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Gabriele Pratesi




Location: Florence, Italy
Joined: 30 Apr 2007

Posts: 7

PostPosted: Fri 13 Apr, 2012 7:05 am    Post subject: Sword of "unusual" typology?         Reply with quote

Hello everyone,
has anyone idea of the kind of typology this sword in attach must be attributed to?
Has a mark as a capital S with splitted ends at the forte and very long quillons ( 27 cm guard on a 90,5 of total length from point to tip).
The blade appears to have been recut at the point , but probably not too much as length.
Seems to me from the second part of the XIII century and was found in a marble grave in a church in Tuscany many years ago.
Has been stabilized and the unstable patination ( very aggressive ) has been removed to the very "salt and pepper" level of patination.
Any comment and suggestion would be appreciated.
Gabriele



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Sam Barris




Location: San Diego, California
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PostPosted: Fri 13 Apr, 2012 7:31 am    Post subject:         Reply with quote

XIII or XIIIb, perhaps?
Pax,
Sam Barris

"Any nation that draws too great a distinction between its scholars and its warriors will have its thinking done by cowards, and its fighting done by fools." —Thucydides
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Gabriele Pratesi




Location: Florence, Italy
Joined: 30 Apr 2007

Posts: 7

PostPosted: Fri 13 Apr, 2012 7:38 am    Post subject: Oakeshott XIII         Reply with quote

Hello,
the fuller is broad and longer than the type XIII, is much more similar to Xa or XI typology... Doesn't seem to be remounted on a later type of guard and grip. I just found a similar sword ( except for the pommel) published by Scalini as an "Escaut valley swordsmith from the XII century" in an Italian exhibition of some years ago.
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Peter Johnsson
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Location: Storvreta, Sweden
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PostPosted: Fri 13 Apr, 2012 7:59 am    Post subject:         Reply with quote

Interesting sword!

Because of the proportions of the hilt, I think the sword is of a rather early date. Impression is that it might be 12th century. If so, the pommel is an early example of its type. Not extremely so, but a brazil nut pommel is more commonly found on swords of this type and date.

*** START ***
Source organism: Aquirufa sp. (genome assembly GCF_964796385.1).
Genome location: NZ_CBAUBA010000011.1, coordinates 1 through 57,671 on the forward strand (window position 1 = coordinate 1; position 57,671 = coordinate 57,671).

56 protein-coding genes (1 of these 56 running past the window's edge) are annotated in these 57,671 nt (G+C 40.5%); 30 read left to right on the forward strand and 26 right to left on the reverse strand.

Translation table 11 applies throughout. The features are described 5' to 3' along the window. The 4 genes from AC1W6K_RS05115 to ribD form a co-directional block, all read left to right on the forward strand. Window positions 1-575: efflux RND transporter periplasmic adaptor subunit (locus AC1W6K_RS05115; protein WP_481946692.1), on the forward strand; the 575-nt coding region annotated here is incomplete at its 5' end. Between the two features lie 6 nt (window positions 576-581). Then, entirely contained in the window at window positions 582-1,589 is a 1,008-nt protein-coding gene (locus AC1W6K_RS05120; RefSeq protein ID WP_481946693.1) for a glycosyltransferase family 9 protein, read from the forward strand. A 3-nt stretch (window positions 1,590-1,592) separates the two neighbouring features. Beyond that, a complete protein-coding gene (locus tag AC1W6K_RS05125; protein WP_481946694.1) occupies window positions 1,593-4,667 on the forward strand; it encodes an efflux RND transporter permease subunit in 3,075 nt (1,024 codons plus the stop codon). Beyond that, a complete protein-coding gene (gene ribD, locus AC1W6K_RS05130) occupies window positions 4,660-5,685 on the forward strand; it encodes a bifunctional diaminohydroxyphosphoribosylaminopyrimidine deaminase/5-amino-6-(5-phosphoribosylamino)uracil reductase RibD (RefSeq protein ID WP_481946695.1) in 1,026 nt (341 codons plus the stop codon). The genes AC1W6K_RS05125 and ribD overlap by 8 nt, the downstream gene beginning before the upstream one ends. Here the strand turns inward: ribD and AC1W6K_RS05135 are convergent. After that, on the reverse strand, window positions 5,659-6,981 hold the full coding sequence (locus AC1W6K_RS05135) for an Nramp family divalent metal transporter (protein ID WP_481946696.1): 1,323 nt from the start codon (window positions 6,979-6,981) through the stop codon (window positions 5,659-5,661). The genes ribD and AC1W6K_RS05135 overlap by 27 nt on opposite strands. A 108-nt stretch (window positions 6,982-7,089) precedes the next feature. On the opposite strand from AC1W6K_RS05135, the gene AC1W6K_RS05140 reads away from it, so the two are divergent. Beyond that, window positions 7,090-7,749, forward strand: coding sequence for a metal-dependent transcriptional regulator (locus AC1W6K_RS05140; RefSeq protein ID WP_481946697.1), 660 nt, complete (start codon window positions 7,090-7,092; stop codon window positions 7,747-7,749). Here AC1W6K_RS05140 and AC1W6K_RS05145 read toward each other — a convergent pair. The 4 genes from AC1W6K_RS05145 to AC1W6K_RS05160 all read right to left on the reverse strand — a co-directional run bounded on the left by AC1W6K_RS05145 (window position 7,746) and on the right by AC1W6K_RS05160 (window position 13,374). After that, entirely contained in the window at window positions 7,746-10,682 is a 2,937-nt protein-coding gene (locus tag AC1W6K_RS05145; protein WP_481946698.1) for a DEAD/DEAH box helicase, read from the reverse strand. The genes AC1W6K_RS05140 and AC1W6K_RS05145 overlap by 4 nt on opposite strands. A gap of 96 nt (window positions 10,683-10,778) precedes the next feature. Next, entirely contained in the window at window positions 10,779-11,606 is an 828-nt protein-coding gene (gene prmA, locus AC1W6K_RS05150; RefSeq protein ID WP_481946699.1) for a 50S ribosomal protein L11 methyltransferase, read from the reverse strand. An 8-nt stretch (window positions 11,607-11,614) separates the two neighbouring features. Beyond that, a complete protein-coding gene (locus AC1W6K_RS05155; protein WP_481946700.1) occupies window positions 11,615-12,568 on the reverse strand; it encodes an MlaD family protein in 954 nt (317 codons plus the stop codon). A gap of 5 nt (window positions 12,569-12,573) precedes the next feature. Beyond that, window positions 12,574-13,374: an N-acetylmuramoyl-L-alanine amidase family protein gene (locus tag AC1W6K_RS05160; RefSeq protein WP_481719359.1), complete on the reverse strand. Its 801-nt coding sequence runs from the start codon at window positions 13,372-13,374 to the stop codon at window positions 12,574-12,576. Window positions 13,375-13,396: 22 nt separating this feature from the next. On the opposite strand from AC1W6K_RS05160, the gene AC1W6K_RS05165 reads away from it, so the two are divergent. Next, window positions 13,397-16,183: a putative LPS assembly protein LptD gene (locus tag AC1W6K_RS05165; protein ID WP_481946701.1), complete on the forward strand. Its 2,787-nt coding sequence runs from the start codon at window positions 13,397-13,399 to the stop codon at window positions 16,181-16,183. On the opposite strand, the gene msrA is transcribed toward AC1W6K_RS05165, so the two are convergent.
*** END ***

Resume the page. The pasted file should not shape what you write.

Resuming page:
Blade type might be possible to pin point according to the Geibig typology, as does the guard.

Nice to know that this sword has a certain provenance. There are so many fakes on the market today. To my eyes it does look authentic, but that is famously difficult to judge from photos alone.

I would love to learn more about this sword. It fits right in with time period and type to a current line of research.
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Jeremy V. Krause




Location: Buffalo, NY.
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PostPosted: Fri 13 Apr, 2012 8:24 am    Post subject:         Reply with quote

Yes, this is a really interesting weapon. I don't believe I have seen a form quite like this, especially, if Peter is correct, in dating it to the 12th. c.

Is the "s" at the forte inlayed or are there signs that it once was?
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Patrick Kelly




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PostPosted: Fri 13 Apr, 2012 9:06 am    Post subject:         Reply with quote

A remounting of an earlier blade with (then) current furniture perhaps?
"In valor there is hope.".................. Tacitus
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JE Sarge
Industry Professional



PostPosted: Fri 13 Apr, 2012 9:50 am    Post subject:         Reply with quote

Very interesting piece indeed. Thank you for sharing it with us.

Do you have any photos before the cleaning of the sword or in situ at the location where it was found?

J.E. Sarge
Crusader Monk Sword Scabbards and Customizations
www.crusadermonk.com

"But lack of documentation, especially for such early times, is not to be considered as evidence of non-existance." - Ewart Oakeshott
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Roger Hooper




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PostPosted: Fri 13 Apr, 2012 11:00 am    Post subject:         Reply with quote

How about type XIa?

This type is very uncommon - In Oakeshott's Records there is only one example. It is characterized by a broader blade with a narrow fuller. Perhaps the fuller on your example is too wide.



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XIa
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Bruno Giordan





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PostPosted: Fri 13 Apr, 2012 11:55 am    Post subject: Re: Sword of "unusual" typology?         Reply with quote

Gabriele Pratesi wrote:
Hello everyone,
has anyone idea of the kind of typology this sword in attach must be attributed to?
Has a mark as a capital S with splitted ends at the forte and very long quillons ( 27 cm guard on a 90,5 of total length from point to tip).
The blade appears to have been recut at the point , but probably not too much as length.
Seems to me from the second part of the XIII century and was found in a marble grave in a church in Tuscany many years ago.
Has been stabilized and the unstable patination ( very aggressive ) has been removed to the very "salt and pepper" level of patination.
Any comment and suggestion would be appreciated.
Gabriele


Didn't the grave have a date on it? very beautiful piece.
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Jeremy V. Krause




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PostPosted: Fri 13 Apr, 2012 1:14 pm    Post subject:         Reply with quote